Net Salary in Germany
|Salary Before Tax|
|Total Tax Due|
|Salary After Tax||Enter salary|
- Salary Before Tax
- your total earnings before any taxes have been deducted. Also known as Gross Income.
- Salary After Tax
- the money you take home after all taxes and contributions have been deducted. Also known as Net Income.
- Total Tax Due
- the sum of all taxes and contributions that will be deducted from your gross salary.
|Your Take-Home Pay:|
|Your Gross Salary:|
|Average Gross Salary:||€ 4,251 / mo|
|Minimum Wage:||€ 12.00 / h|
|Avg. Working Hours:||41 / week|
|Avg. Paid Leave:||25–30 / year|
How to Use the Salary Calculator for Germany
Our German salary calculator, or "Gehaltsrechner", automatically estimates your take-home salary after all taxes and contributions have been paid. To use it, simply select which state you live in, enter your salary, and then calculate.
For simplicity, our net salary calculator, or "Brutto-Netto-Rechner", has a few assumptions baked in, such as that you're not married and have no dependents. It also assumes that you have no affiliation with a church. If your circumstances are different, you may owe less or possibly more than estimated once all tax credits and deductions are applied.
How Is Net Salary Calculated and Paid in Germany?
If your gross salary is your total, untouched income across all sources, then your net salary is what's left after taxes and social insurance deductions have been taken out. In Germany, taxes are levied at the federal, state, and sometimes even municipal levels. You can expect to pay Income Tax, Solidarity Charge, and Social Insurances, all of which we'll break down in the next section.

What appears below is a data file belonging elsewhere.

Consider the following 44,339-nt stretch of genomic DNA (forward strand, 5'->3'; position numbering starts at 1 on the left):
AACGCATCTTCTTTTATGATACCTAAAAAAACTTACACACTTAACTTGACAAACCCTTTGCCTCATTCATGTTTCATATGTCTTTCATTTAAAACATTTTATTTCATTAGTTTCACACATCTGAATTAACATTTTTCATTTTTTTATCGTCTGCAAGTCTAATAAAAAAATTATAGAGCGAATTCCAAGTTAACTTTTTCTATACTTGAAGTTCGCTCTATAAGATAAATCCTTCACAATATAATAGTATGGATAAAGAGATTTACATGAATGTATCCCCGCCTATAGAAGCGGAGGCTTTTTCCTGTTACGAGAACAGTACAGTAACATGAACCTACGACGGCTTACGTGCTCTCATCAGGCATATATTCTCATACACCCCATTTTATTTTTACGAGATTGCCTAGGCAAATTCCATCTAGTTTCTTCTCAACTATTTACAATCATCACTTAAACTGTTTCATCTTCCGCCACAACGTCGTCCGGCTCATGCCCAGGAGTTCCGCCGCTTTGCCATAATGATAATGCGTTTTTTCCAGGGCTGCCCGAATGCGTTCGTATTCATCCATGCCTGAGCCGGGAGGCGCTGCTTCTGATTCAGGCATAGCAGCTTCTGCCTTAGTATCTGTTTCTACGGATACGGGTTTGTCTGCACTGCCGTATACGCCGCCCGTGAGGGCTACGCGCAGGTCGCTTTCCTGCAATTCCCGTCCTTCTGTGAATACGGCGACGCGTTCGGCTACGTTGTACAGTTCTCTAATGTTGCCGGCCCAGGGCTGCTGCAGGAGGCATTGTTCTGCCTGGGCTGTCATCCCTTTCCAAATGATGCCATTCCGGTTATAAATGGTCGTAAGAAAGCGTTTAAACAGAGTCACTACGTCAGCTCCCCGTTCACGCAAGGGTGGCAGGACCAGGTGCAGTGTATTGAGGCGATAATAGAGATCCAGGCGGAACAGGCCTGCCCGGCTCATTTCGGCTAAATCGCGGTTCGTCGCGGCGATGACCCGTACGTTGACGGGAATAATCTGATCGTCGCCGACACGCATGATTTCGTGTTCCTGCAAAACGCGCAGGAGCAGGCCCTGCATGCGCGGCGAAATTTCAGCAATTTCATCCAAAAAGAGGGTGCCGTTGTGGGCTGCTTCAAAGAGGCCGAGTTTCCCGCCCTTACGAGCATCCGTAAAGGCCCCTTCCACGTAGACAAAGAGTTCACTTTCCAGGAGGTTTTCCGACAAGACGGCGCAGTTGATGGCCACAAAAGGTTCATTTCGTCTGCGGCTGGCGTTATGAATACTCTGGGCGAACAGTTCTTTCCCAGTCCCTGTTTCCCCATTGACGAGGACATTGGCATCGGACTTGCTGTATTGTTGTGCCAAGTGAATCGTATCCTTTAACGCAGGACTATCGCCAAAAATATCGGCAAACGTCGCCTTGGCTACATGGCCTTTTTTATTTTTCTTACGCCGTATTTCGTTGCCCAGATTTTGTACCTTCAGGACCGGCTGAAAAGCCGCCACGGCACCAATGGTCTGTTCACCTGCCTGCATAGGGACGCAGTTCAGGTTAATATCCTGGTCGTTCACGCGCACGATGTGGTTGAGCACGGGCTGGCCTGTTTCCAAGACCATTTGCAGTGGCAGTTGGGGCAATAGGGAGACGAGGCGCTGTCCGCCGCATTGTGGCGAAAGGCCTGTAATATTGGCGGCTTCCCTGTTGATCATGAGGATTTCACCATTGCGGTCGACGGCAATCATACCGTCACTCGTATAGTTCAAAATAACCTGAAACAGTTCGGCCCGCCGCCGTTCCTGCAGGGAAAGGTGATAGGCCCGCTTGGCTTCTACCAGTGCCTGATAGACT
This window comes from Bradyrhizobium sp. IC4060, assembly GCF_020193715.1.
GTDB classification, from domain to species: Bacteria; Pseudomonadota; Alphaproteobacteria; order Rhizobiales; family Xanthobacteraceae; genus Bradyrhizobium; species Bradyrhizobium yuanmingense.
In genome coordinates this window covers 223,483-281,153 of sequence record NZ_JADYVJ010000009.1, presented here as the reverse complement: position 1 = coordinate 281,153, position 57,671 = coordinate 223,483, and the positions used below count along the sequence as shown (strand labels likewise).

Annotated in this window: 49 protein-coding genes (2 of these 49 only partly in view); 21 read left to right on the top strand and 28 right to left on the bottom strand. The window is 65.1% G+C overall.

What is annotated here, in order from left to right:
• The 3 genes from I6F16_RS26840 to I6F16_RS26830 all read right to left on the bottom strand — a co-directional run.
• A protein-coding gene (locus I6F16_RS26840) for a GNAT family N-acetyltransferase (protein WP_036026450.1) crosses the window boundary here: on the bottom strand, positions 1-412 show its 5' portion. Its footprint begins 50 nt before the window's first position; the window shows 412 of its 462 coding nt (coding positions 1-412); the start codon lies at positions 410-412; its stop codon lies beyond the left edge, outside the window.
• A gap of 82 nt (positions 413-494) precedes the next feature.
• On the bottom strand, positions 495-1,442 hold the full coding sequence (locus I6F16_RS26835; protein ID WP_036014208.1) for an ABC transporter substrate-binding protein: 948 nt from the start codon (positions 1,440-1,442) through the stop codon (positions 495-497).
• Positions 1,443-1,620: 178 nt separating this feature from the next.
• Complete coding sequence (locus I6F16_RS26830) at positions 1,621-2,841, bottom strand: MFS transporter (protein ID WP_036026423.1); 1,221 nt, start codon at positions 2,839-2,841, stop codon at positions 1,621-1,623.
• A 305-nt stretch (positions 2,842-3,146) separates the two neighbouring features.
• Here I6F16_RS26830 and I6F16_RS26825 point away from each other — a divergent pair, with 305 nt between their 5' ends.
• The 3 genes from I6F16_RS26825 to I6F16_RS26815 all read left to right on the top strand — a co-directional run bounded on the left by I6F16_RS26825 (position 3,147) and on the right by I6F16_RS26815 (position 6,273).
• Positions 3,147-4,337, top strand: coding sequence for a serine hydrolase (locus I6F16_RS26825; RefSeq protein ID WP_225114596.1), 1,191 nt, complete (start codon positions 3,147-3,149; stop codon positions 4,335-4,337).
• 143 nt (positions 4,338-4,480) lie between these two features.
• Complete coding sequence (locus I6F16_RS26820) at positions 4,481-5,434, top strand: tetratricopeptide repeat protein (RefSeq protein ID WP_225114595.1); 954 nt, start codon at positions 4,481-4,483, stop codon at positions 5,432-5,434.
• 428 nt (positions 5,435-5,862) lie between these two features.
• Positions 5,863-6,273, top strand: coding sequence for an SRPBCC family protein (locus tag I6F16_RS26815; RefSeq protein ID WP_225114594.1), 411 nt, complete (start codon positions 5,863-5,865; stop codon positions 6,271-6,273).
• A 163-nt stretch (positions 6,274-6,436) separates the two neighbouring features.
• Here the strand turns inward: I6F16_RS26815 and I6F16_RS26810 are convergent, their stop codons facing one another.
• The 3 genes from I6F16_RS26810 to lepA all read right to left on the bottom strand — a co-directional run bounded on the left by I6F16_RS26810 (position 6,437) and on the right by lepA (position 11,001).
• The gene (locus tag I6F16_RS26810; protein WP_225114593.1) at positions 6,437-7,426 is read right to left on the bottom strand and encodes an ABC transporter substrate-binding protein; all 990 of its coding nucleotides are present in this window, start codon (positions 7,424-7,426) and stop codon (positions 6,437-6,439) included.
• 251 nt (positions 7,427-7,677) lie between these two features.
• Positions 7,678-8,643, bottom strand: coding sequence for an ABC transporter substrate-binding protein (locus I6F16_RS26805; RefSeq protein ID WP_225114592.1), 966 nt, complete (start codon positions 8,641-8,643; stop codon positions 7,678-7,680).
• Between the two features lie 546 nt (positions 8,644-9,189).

If you're employed in Germany, then your employers will automatically deduct these expenses from your gross salary. However, if you run your own business, have multiple professions, or are self-employed, then you have to calculate your own taxes and send in an annual tax return.
Taxes Included in This Salary Calculator
If you generate any revenue in Germany, then you must pay taxes. The tax system is overseen by the Federal Central Tax Office (Bundeszentralamt für Steuern) and a collection of regional tax offices (Finanzämter). Our salary calculator for Germany includes all of the major tax expenses except the Church Tax, which is only required if you have an affiliation with a church.
These expenses include:
- Income Tax (Lohnsteuer): Germany uses a progressive tax rate, which means your rate increases as your income grows. The 2022 rates range from 0% for incomes below €10,347 up to 45% for the highest salaries.
- Solidarity Surcharge (Solidaritätszuschlag): The Solidarity Surcharge is an additional charge, capped at 5.5% of your income, that goes toward improving infrastructure and the economic situation nationwide.
- Social Insurances: You also must make contributions to various social insurance plans, such as pension (Rentenversicherung), health insurance (Krankenversicherung), unemployment insurance (Arbeitslosenversicherung), and long-term care insurance (Pflegeversicherung).
If you want a deeper dive into the German tax system, check out our Tax Calculator for Germany.
What Is a Good Salary in Germany?
Germany is a highly sought-after country in terms of its wages and quality of life. With one of the largest economies in the world and thriving specialist industries (including automotive, pharmaceutics, and electrical engineering), it's no wonder why the country is the most popular immigration destination behind the United States.